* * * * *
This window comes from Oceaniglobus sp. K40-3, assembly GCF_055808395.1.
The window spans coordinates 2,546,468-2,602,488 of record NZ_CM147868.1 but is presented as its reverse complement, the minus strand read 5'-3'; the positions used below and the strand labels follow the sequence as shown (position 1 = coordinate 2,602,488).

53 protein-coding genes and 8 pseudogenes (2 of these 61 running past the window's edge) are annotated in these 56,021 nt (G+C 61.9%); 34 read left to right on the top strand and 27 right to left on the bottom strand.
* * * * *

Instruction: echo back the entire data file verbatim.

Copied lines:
This window comes from Oceaniglobus sp. K40-3, assembly GCF_055808395.1.
The window spans coordinates 2,546,468-2,602,488 of record NZ_CM147868.1 but is presented as its reverse complement, the minus strand read 5'-3'; the positions used below and the strand labels follow the sequence as shown (position 1 = coordinate 2,602,488).

53 protein-coding genes and 8 pseudogenes (2 of these 61 running past the window's edge) are annotated in these 56,021 nt (G+C 61.9%); 34 read left to right on the top strand and 27 right to left on the bottom strand.